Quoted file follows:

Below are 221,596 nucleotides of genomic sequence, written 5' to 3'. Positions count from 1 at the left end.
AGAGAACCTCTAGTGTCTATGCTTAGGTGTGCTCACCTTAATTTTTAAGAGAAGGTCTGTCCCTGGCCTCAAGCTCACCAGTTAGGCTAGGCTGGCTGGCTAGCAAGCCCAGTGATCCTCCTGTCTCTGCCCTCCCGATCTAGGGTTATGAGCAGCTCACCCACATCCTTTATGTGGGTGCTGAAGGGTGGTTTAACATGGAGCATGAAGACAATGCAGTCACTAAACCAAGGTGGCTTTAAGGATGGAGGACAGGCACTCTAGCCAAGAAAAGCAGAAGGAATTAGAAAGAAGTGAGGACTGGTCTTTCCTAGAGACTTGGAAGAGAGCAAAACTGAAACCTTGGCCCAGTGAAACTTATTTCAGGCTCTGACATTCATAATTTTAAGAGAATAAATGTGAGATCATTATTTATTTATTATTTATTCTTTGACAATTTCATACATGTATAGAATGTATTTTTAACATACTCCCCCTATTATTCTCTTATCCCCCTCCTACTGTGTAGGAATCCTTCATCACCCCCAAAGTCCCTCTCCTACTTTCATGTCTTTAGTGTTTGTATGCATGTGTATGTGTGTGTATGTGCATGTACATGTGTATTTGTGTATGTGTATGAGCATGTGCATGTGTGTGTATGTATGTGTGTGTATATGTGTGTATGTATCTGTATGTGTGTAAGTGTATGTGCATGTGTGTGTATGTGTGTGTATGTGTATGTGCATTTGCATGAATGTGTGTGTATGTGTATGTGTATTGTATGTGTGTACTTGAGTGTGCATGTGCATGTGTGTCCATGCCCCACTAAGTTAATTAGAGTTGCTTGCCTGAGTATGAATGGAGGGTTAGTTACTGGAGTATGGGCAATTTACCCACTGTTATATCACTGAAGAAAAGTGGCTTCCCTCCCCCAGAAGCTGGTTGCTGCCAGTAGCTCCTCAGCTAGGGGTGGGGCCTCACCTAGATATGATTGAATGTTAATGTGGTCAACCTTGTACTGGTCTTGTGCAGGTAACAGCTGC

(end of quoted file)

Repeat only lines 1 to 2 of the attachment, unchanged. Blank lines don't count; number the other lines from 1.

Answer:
Below are 221,596 nucleotides of genomic sequence, written 5' to 3'. Positions count from 1 at the left end.
AGAGAACCTCTAGTGTCTATGCTTAGGTGTGCTCACCTTAATTTTTAAGAGAAGGTCTGTCCCTGGCCTCAAGCTCACCAGTTAGGCTAGGCTGGCTGGCTAGCAAGCCCAGTGATCCTCCTGTCTCTGCCCTCCCGATCTAGGGTTATGAGCAGCTCACCCACATCCTTTATGTGGGTGCTGAAGGGTGGTTTAACATGGAGCATGAAGACAATGCAGTCACTAAACCAAGGTGGCTTTAAGGATGGAGGACAGGCACTCTAGCCAAGAAAAGCAGAAGGAATTAGAAAGAAGTGAGGACTGGTCTTTCCTAGAGACTTGGAAGAGAGCAAAACTGAAACCTTGGCCCAGTGAAACTTATTTCAGGCTCTGACATTCATAATTTTAAGAGAATAAATGTGAGATCATTATTTATTTATTATTTATTCTTTGACAATTTCATACATGTATAGAATGTATTTTTAACATACTCCCCCTATTATTCTCTTATCCCCCTCCTACTGTGTAGGAATCCTTCATCACCCCCAAAGTCCCTCTCCTACTTTCATGTCTTTAGTGTTTGTATGCATGTGTATGTGTGTGTATGTGCATGTACATGTGTATTTGTGTATGTGTATGAGCATGTGCATGTGTGTGTATGTATGTGTGTGTATATGTGTGTATGTATCTGTATGTGTGTAAGTGTATGTGCATGTGTGTGTATGTGTGTGTATGTGTATGTGCATTTGCATGAATGTGTGTGTATGTGTATGTGTATTGTATGTGTGTACTTGAGTGTGCATGTGCATGTGTGTCCATGCCCCACTAAGTTAATTAGAGTTGCTTGCCTGAGTATGAATGGAGGGTTAGTTACTGGAGTATGGGCAATTTACCCACTGTTATATCACTGAAGAAAAGTGGCTTCCCTCCCCCAGAAGCTGGTTGCTGCCAGTAGCTCCTCAGCTAGGGGTGGGGCCTCACCTAGATATGATTGAATGTTAATGTGGTCAACCTTGTACTGGTCTTGTGCAGGTAACAGCTGC